She couldn’t crawl, or even sit up unassisted. She was placed on her tummy in a oversized raised playpen at the center of the room. 8-10 babies all lumped together while their caretakers hastily fed a dozen others. Some of the babies were napping, some were crying. My daughter was determinedly dragging herself across the pen. Eyes on the prize. She had to get to the toy she wanted. She crawled over a napping child and foisted herself on top of the other child who was in possession of the toy. Once there, she grinned her toothless grin, batted her long baby lashes, and grabbed that toy from his hand. He never knew what hit him, happily surrendering without a whimper.
I felt like I knew her in an instant. She knew what she wanted and she went for it. She compelled the results she wanted, making her will seem like it was everyone else’s idea all along as well. My daughter is a natural born leader.
Over the years, she’s been challenged, though. She struggles with dyslexia. Standardized tests are not her friend. On paper she doesn’t look so good. People have wanted to label her, and question her intelligence, her future. She’s a beautiful girl and has always gotten attention for this.
It would have been all too easy for her to slip into the role of “dumb blonde,” if only she weren’t so bossy.
In third grade, my daughter staged a sit in because she felt her close friend was unfairly “benched” by their teacher. She got every girl in the grade to join her in protest.
Over the years she’s aced interviews, wangled her way into cranky teacher’s hearts, and organized countless successful group efforts. She’s constantly beating the odds and has even convinced me to do crazy things on her behalf and for her friends. What choice do I have? She’s the kind of kid that never takes no for an answer.
She is persistent, demanding, relentless and yes, at times obnoxious. As annoying as this might sound, I have always considered her “bossy” nature to be one of her very best qualities.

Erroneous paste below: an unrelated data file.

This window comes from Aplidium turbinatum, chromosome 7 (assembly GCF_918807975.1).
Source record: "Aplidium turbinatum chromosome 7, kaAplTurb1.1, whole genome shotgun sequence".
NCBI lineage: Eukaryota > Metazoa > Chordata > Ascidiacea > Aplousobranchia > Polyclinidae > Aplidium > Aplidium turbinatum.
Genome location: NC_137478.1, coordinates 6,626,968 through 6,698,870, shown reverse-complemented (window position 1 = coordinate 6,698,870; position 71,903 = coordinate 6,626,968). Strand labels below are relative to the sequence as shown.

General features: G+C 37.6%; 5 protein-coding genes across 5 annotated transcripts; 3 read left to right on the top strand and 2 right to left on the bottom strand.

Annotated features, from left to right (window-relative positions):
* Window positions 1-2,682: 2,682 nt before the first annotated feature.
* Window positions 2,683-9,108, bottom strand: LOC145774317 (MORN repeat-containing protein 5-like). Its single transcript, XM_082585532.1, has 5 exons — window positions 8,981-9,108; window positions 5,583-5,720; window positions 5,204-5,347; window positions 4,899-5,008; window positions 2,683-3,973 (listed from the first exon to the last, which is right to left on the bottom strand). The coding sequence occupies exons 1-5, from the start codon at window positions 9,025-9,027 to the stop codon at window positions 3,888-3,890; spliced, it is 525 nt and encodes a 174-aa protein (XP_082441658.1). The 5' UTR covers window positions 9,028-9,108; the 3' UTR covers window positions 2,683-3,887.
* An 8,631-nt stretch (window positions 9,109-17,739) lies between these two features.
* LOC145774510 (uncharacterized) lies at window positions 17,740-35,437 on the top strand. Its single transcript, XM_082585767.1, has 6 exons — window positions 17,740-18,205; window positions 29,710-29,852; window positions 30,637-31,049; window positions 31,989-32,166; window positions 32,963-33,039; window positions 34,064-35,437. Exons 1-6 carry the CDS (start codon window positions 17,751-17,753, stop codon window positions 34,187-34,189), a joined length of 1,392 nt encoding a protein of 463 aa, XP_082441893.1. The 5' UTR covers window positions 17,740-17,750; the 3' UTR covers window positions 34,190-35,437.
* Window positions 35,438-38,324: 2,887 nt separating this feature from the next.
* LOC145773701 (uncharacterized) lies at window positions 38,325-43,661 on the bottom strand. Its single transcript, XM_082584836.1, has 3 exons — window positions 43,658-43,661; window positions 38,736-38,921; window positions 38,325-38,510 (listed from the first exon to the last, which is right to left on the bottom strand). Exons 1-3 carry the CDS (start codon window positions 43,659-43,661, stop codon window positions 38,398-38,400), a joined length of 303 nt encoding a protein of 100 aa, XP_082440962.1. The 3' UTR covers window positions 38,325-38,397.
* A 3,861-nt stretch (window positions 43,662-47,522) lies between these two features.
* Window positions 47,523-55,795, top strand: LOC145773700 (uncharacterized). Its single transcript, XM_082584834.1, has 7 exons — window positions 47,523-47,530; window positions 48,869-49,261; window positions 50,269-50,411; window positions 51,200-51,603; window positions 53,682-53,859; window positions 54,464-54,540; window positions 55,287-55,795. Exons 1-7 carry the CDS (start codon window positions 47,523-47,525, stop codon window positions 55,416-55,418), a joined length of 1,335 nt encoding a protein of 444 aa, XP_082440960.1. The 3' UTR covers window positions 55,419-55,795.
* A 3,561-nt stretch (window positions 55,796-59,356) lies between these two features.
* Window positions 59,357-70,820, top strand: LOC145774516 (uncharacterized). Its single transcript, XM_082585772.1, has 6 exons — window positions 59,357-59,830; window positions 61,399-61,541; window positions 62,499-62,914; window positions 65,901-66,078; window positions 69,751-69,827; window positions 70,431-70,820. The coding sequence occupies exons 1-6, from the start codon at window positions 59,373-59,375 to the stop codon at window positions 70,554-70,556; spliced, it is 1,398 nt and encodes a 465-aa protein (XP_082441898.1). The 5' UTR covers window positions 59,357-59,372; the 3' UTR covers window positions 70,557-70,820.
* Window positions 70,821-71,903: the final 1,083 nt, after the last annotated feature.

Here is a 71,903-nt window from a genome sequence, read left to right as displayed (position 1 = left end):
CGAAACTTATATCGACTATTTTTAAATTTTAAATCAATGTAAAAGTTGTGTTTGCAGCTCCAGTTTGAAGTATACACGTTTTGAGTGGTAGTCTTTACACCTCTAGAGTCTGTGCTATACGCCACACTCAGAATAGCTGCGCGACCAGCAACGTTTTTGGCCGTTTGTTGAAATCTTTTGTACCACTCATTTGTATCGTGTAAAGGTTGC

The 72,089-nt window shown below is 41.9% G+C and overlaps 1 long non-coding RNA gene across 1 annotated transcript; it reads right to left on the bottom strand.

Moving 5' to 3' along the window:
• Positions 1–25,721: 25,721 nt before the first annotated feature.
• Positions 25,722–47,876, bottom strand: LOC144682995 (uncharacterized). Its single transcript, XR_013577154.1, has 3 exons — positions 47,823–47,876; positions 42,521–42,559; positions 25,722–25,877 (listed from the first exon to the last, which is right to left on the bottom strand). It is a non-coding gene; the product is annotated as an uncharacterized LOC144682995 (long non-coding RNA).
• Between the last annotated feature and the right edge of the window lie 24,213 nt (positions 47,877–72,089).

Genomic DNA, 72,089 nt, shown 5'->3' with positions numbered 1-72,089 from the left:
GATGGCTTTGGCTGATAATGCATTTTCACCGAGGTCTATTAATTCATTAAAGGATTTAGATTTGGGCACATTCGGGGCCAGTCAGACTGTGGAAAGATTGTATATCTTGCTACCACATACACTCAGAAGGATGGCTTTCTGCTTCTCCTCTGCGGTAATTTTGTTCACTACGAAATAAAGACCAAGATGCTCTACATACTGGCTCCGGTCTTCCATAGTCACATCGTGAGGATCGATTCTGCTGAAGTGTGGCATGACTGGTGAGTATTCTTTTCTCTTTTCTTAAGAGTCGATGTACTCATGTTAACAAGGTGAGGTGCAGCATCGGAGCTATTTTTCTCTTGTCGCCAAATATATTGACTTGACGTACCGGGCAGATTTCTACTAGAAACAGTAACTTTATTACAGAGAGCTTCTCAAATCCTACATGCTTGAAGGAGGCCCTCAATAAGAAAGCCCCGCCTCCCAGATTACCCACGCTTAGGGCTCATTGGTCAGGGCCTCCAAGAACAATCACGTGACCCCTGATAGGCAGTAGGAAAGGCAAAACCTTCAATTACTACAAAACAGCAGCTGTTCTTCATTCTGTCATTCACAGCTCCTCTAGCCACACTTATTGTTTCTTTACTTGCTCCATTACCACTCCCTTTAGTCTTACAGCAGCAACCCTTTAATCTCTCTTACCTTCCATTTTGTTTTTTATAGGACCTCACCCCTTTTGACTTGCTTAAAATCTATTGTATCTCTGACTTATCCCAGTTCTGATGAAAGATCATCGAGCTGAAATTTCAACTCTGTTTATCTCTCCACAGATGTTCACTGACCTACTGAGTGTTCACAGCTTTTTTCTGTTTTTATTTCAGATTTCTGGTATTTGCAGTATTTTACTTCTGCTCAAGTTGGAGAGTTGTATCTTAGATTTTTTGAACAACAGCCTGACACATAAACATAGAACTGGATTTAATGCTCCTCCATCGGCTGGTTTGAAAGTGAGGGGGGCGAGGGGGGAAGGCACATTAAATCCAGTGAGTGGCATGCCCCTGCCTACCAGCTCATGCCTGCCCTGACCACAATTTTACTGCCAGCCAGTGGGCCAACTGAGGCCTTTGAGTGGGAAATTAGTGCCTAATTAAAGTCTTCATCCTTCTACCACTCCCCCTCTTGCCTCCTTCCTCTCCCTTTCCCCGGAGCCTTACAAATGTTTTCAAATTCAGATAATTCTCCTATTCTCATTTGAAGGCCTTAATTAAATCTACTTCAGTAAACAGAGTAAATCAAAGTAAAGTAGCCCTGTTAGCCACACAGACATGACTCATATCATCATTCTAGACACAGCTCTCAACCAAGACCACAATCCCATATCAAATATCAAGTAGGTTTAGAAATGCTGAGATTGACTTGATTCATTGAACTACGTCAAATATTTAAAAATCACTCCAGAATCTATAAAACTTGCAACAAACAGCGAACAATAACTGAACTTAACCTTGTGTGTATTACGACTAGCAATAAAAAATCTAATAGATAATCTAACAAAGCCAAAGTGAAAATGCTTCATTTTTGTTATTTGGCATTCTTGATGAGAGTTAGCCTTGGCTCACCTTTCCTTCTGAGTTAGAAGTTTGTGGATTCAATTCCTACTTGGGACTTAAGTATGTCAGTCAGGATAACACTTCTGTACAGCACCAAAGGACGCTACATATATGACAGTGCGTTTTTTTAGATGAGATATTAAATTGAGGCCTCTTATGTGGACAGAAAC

My daughter is bossy, and I am damn proud of it. There is no shame in this house to being bossy. It’s a badge of leadership, honor, and in her particular case, survival.
I’ve been hearing a lot about bossy in the wake of Sheryl Sandberg’s recent writings. I’ve heard a lot of solidarity about the notion that we should “ban bossy” and a bunch of backlash as well. The criticism is that it amounts to a bunch of first world semantics that we have the luxury of getting in a flap over.
I tend to agree with Joanne Bamberger’s take. Being bossy has never been an issue for my daughter. Surviving has. Being bossy may have in fact been the key to her early survival, as a sick infant in a challenging setting.
I made a vow on that first day, that I wasn’t going to beat the bossy out of my kid. I kept that vow when she staged that sit in, when she spat on a bully after telling him off, and even, sometimes, when she annoys the crap out of me.
I’m proud to say my younger daughter is following her big sister’s lead. Ironically, I can’t say I would have been as effective of a role model as my oldest daughter. I wish I was.
Bossy was always a negative term for girls in childhood but it’s no insult now. I can learn a lot from my own kids. If you call my daughter’s bossy, you’re likely to hear “damn straight!” in reply. They know the power of their own voices, opinions, and leadership.
It’s tough being a girl in the world. Tougher in some places than others. I don’t want to ban bossy. There’s no time for that, and there’s much worse terms than bossy that I’d hate to hear applied to my daughters. Let’s just own bossy and be proud instead.